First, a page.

As Harper was learning colors, it seemed to me that McCall gave a little special preference to yellow. So it's no surprise that Harper has never wavered on the question, "What is your favorite color?" It has always been an enthusiastic reply, "Yellow!"
So we like to point out yellow things for Harper: there's a yellow car, yellow sign, yellow shirt, whatever. Recently, McCall was hunting online and found a story about a woman in the San Bernardino mountains who has a giant daffodil garden that is open to the public to come and see. It is advertised as sea of yellow. In fact here's the story (edited for length) McCall read to us as we drove out towards the mountains yesterday:
THE DAFFODIL PRINCIPLE
Several times my daughter had telephoned to say. "Mother, you must come see the daffodils before they are over." I wanted to go, but it was a two-hour drive from Laguna to Lake Arrowhead. Going and coming took most of a day -- and I honestly did not have a free day until the following week.
"I will come next Tuesday," I promised, a little reluctantly, on her third call.
Next Tuesday dawned cold and rainy. Still, I had promised, and so I drove the length of Route 91, continued on I-215, and finally turned onto Route 18 and began to drive up the mountain highway. The road becomes narrow and winding toward the top of the mountain. As I executed the hazardous turns at a snail's pace, I was praying to reach the turnoff at Blue Jay that would signify I had arrived.
When I finally walked into Carolyn's house and hugged and greeted my grandchildren. I said, "Forget the daffodils, Carolyn! The road is invisible in the clouds and fog, and there is nothing in the world except you and these darling children that I want to see bad enough to drive another inch!"
My daughter smiled calmly, "We drive in this all the time, Mother."
"Well, you won't get me back on the road until it clears—and then I'm heading for home!" I assured her.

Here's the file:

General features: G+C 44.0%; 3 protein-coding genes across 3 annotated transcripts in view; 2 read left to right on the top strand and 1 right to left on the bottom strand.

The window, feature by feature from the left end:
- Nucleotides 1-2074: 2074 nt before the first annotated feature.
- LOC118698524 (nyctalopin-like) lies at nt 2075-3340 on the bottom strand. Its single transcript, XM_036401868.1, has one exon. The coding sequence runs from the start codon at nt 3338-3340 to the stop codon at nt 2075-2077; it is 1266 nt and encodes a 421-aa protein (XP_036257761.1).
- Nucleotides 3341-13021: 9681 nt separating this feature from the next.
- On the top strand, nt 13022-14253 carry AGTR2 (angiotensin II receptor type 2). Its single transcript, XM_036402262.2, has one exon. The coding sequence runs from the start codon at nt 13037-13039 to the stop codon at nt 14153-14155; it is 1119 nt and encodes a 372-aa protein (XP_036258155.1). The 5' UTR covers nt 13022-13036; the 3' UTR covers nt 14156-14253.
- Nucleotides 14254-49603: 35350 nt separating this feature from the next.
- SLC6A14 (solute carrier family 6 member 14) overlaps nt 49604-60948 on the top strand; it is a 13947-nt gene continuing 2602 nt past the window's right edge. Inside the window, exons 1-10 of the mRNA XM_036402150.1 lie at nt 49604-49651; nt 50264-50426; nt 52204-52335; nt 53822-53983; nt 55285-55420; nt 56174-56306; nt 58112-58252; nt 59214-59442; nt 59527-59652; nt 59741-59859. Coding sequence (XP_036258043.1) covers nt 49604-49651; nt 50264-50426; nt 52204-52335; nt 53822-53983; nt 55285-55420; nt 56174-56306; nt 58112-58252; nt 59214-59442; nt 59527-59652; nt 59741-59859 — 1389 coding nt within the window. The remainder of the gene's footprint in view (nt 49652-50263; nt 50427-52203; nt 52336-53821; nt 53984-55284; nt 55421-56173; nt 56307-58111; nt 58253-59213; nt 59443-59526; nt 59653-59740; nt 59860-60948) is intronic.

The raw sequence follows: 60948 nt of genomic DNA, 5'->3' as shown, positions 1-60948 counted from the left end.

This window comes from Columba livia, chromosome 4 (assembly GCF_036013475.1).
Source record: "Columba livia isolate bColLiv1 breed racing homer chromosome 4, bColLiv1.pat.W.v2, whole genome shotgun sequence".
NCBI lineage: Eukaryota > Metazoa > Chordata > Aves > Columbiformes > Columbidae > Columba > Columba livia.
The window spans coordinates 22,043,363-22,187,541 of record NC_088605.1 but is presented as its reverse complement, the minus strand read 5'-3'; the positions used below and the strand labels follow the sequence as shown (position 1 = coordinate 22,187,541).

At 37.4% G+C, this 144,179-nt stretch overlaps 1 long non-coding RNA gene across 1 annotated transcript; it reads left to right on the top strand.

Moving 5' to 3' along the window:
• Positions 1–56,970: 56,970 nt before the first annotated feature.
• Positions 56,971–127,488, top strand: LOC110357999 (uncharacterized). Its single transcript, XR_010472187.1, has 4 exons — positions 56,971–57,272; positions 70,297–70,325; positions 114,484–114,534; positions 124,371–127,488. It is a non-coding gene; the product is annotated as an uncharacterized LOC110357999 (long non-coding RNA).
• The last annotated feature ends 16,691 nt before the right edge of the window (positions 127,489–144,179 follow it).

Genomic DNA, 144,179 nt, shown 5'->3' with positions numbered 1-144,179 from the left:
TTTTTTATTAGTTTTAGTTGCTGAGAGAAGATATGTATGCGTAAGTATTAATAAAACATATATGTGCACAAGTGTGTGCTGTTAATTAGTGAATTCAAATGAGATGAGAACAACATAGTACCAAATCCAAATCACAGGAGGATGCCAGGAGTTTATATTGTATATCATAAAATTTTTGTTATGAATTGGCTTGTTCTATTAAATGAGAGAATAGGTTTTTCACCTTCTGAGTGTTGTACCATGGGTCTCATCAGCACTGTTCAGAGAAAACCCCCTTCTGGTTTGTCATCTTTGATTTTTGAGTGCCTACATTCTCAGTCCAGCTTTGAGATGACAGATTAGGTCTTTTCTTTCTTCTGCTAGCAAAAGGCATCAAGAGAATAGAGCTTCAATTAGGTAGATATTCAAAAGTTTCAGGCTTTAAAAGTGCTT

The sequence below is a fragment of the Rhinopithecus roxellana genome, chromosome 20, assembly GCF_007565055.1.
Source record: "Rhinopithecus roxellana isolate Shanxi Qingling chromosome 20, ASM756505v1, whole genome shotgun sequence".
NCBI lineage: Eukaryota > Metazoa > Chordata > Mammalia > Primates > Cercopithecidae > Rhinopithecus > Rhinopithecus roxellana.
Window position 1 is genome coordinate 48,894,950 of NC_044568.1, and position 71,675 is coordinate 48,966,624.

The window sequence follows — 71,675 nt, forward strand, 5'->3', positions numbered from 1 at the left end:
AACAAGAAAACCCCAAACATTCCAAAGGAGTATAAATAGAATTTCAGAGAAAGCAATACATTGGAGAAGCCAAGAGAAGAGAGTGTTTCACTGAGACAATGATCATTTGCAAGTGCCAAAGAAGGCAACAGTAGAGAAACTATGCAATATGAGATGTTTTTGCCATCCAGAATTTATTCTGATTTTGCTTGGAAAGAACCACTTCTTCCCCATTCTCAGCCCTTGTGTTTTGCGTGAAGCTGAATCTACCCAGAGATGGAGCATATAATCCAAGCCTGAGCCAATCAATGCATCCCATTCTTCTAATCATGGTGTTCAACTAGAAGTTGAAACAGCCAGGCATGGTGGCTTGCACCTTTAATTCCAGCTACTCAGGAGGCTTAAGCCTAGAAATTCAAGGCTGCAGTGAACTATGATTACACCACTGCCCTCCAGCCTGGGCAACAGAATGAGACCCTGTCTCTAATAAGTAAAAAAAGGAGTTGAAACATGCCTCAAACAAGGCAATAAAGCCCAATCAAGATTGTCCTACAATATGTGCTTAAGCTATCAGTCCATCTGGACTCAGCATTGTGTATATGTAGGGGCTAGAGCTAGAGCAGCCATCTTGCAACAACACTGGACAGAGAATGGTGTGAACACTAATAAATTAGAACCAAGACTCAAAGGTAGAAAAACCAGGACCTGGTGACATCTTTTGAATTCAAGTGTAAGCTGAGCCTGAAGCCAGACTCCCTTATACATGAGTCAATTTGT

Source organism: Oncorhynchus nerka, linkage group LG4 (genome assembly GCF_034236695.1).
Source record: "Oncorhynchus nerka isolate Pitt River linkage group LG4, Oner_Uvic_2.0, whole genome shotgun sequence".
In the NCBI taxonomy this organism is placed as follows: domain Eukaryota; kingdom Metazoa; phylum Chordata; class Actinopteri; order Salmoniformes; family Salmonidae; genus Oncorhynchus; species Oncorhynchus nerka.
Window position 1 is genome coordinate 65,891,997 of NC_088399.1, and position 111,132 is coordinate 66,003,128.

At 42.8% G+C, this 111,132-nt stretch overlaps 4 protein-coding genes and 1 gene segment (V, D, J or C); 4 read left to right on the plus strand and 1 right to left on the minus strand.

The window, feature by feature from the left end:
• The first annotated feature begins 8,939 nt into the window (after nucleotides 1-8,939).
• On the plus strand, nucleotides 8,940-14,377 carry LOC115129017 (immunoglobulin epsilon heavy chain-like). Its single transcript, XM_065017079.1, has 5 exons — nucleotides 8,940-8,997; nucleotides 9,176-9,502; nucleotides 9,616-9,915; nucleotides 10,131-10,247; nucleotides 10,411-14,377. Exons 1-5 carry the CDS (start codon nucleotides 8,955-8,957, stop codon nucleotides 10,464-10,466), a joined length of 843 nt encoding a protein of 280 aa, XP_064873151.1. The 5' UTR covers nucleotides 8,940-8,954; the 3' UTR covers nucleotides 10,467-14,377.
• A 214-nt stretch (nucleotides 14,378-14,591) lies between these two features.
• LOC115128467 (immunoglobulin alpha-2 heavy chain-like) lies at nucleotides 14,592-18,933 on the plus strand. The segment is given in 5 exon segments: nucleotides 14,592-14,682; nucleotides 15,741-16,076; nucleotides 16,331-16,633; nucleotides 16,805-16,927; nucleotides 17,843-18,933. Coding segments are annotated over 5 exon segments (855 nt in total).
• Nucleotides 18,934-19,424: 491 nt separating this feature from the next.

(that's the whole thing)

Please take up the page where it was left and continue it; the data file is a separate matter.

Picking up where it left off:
"I was hoping you'd take me over to the garage to pick up my car. The mechanic just called, and they've finished repairing the engine," she answered.
"How far will we have to drive?" I asked cautiously.
"Just a few blocks," Carolyn said cheerfully. So we buckled up the children and went out to my car. "I'll drive," Carolyn offered. "I'm used to this."
We got into the car, and she began driving. In a few minutes I was aware that we were back on the Rim-of-the-World road heading over the top of the mountain.
"Where are we going?" I exclaimed, distressed to be back on the mountain road in the fog. "This isn't the way to the garage!"
"We're going to my garage the long way," Carolyn smiled, "by way of the daffodils."
"Carolyn," I said sternly, trying to sound as if I were still the mother and in charge of the situation, "please turn around. There is nothing in the world that I want to see enough to drive on this road in this weather."
"It's all right, Mother," she replied with a knowing grin. "I know what I'm doing. I promise, you will never forgive yourself if you miss this experience."
After about twenty minutes we turned onto a small gravel road that branched down into an oak-filled hollow on the side of the mountain. We parked in a small parking lot adjoining a little stone church.